Saving the Persistent Browser-Based Games

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Unknownhero
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Saving the Persistent Browser-Based Games

Postby Unknownhero » Sun Nov 19, 2017 7:13 am

The pbbg genre is dying. What use to attract hundreds of players is now only getting dozens. Acivity is dropping across the board, forums are growing silent. Players are abandoning games and going to play popular games on their phones or on their consoles. Games are shutting down or staying dormant with tiny player bases.

Where are the players going? Why aren't they playing browser games? That is problaby the biggest question around to ask. Why aren't the players on the games? They didn't just retire from gaming did they?

Here is my best guess. Players have moved on to other popular games that aren't playing in the browser because browser games are stuck in the past. Browsers are getting faster every year and a few days ago Firefox released a new version of the even faster browser. And what is the new inventions are browser games have? text messaging and social media login. They aren't recording videos because the gameplay is lousy. Its click here and click this and click click click.

PBBG's are stuck in the past with old mechanics as well. They are not pushing the limits. They are only doing more of the same. Why play a browser game when you can play overwatch or game on your console. Players have choices now and they are choosing not to join in. Browsers have no limitations on what you can or can't do anymore. Browsers can play first person shooter games or RTS or MMOrpg if you so choose. Yet we have turn based breed/battle/raise your own pet deal. It is almost 2018 that is not going to work anymore.

A lack of players also contributes to a lack of funding meaning there isn't money to sustain development of better games using the old gameplay. Stagnation is setting in and the improvements are coming a little at a time. Not enough to stem the tide.

Why play a text game if you can play Overwatch instead. In the next post will be about how the Pbbg genre can be saved.
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Vulpini
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Re: Saving the Persistent Browser-Based Games

Postby Vulpini » Tue Nov 21, 2017 7:43 am

I think another aspect is owner involvement. One thing that PBBGs do more than most other types of games is community. This means they are much more prone to dying when there is a low number of players, but also players are less likely to want to stay on a game that has few or no updates. Of the few PBBGs that remain, most have had active staff involvement over time, and regular updates. I can think of one main exception to that, but that game is also one of the oldest PBBG that's still running, and has a very self sustaining community.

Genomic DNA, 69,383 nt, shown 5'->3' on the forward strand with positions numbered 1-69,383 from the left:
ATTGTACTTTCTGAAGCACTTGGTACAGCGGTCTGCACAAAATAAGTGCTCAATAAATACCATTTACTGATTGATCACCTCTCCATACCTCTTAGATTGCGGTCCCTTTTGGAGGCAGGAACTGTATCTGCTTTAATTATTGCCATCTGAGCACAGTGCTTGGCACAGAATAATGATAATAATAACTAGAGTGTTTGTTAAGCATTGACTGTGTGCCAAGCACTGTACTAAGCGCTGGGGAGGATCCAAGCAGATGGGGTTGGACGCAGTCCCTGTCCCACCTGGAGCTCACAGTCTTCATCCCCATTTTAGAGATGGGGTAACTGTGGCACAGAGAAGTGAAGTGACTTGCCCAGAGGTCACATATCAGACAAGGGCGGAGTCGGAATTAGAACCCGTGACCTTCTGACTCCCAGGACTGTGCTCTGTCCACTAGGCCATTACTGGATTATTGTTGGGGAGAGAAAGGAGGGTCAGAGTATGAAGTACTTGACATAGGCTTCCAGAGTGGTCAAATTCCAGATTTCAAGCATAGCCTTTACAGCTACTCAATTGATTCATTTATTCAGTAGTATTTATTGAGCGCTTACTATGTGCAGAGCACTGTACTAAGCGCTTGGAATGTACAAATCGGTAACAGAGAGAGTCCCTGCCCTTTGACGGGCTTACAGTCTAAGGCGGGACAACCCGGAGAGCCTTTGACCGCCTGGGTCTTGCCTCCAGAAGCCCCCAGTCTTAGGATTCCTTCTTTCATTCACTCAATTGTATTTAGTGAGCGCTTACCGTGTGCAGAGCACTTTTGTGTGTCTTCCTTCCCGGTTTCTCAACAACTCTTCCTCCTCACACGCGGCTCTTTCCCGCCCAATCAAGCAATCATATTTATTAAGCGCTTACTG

We had a big boom a few years back, where there were dozens of new games coming up every couple of months, and this split the community, as user chose games that best suited their interests. However, PBBGs have a tendency to spiral into death when there aren't enough players to maintain a community.

The mechanics are definitely another big issue. Plain text-based games just aren't engaging enough in the on-demand world we live in now. Simply breeding pixels and pitting them against other pixels gets old after a while.

I also think PBBGs suffer from a lack of marketing. Even when there were multiple popular and active games, most sign-ups came from other PBBGs. For such a niche game style, not bringing in fresh players was always going to lead to a major decline in popularity. There are so many easily accessible gaming sites out there, such as Steam and Itch.io that if you aren't shoving your game in people's faces, they will probably never even know it exists. There are so many games out there now, especially with all the indie devs putting out their own novel ideas, that it doesn't take much time to find a game doing pretty much anything you want. Less time searching means less likely to find other games, and if you're not even advertising there's virtually no chance someone who hasn't already played a PBBG will find it.
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Sam
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Re: Saving the Persistent Browser-Based Games

Postby Sam » Sat Nov 25, 2017 2:57 pm

I largely agree with what @Vulpini said.

There are plenty of PBBG's that still have thousands of active members. Howrse, Flight Rising, Lioden, Pottermore - just to name a few. Those are all 100% browser-based, and largely text-based games of varying sizes.

It's not the genre that's dying, it's individual games. For years, there has been this idea that because some games are closing and others open and aren't instant successes that the entire genre is knocking on death's door, but that's not how it works. There was a huge boom in development because everyone wanted to bring their dream game to life, but the unfortunate reality is that most of those games never actually dropped because the people developing them either lost interest, didn't know what they were getting into, or there were unsolvable problems along the way.